Retiring in today’s world calls for reinvention for most
“Scaling down, continuing to earn and keeping active is needed”, writes Ted Keenan
“Only 4% of people in SA will able to retire without a mega-shift in their standard of living. This should be catastrophic for the other 96%, but do not let it be”, said Paul Britton, a member of The Bridge Foundation and one of the authors of “Rewire, Don’t Retire”, a guide to retirement.
With 100 no longer considered a miraculous age, the years after closing the office door for the last time should be considered an opportunity for reinvention. The Bridge is a foundation that aims to assist future retirees span the gap between work and retirement. It also trains financial planners to understand the problems facing those about to retire.
“Retirement is not a walk in the park, it is tough for most people,” Britton said.
They have to scale down, battle against inflation and waning health, yet the best way to cope is to keep a positive approach to life.”
For many people, the thought of retirement is no less stressful than the thought of retrenchment, or losing a job.
That perception, according to Dr Hannetjie van Zyl-Edeling, can put people into a down ward spiral of negativity.
“Positive ageing is about maintaining physical, emotional, social and spiritual health. It is about joy, love, learning, adapting, acceptance and continued connectedness,” said Van Zyl-Edeling, a practicing psychologist, and author of Over the Moon — a Guide to Positive Ageing”.
While money-worries can be demoralising, keeping healthy and active should counter the negative thoughts.
“Sunshine is free, we should be active and take up a new hobby or interest.
“I have a colleague who is well in her 90s. She has started to learn French,” Van Zyl-Edeling said.
SA Independent Financial Advisors Association chairperson Derek Smorenburg said when financial planners dealt with people during the decumulation stage of their lives, they often needed to scale down quite radically and consider fresh approaches to investment.
Not only must advisers understand that this can be traumatic, but they need to convince their clients to plan for a lifespan well beyond what most had envisaged in their heads.” Smorenburg said in many cases, planning a comfortable financial future required broadening the horizon beyond traditional avenues of planning, including how and where retirees would want to live, what their priorities were in terms of living comfortably and ensuring they would be taken care of.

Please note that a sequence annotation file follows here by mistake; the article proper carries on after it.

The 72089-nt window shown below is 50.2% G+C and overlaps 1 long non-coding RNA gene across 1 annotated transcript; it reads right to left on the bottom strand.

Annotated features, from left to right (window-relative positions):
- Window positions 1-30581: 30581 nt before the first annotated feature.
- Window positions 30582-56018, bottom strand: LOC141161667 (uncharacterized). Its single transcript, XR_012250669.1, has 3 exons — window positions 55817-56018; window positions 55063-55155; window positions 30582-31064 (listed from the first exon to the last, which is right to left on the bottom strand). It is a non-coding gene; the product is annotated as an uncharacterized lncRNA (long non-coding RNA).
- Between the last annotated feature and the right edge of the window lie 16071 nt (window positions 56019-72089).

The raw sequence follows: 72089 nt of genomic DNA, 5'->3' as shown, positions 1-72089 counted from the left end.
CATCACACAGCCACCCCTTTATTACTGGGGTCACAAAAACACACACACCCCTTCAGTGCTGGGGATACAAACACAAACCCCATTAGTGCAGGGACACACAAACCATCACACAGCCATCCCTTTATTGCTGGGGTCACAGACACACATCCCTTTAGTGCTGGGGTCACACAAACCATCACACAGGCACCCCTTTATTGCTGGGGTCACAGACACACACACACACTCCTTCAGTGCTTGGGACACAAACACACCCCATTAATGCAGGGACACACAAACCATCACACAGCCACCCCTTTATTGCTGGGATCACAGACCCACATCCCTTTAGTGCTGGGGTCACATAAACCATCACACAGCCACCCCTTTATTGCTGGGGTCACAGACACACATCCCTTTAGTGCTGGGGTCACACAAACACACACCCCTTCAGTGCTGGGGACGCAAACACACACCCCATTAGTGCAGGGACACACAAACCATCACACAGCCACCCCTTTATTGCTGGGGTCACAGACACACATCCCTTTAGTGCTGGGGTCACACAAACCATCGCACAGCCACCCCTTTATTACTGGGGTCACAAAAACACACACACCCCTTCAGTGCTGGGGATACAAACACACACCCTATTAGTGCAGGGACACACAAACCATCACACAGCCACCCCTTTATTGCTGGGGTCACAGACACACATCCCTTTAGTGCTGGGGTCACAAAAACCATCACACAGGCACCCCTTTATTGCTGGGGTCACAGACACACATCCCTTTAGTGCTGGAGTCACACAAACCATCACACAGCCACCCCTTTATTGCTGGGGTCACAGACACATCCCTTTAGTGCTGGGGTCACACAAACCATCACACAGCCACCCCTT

In most cases, there is a sharp and uncomfortable lesson on needs being prioritised over wants. And if a want is to quit work and go fishing, the need to keep earning will supersede it.
Arthur Case, brand marketing director for Evergreen Lifestyle Villages said people had evolved from what was considered the traditional family. “In the past, you tended to have extended families, children and parents living in proximity to, or with each other, with a network of care in place,” Case said.
“These days, we often see children living in other parts of the country, or even abroad. The nuclear family these days usually excludes granny and grandpa who need to find their own retirement living solutions.”
Those who do not have loads of cash by what is considered retirement age do not have to despair, said Britton.
With reinvention, they could try find jobs that valued experience. When the bank balance is sufficient to carry them through to 100, then stop, but only if they want to.
Re-invention work should not be drudgery, he said.
Dan Buettner, explorer and National Geo-graphic researcher, found five isolated communities where longevity was coupled with good health — Ikaria (Greece) and Okinawa (Japan), Barbagia (Sardinia, Italy); Loma Linda (California) and Nicoya peninsula (Costa Rica).
Common features were strong support bonds, close family connections, daily physical activity and low stress levels. Diets were healthy, high in vegetables and wholegrains, and relatively low in meat. Obesity was uncommon, and the smallest meal was at night.
The saying, If age knocks, don’t open the door” could be the best post-retirement advice.
Source: Daily Dispatch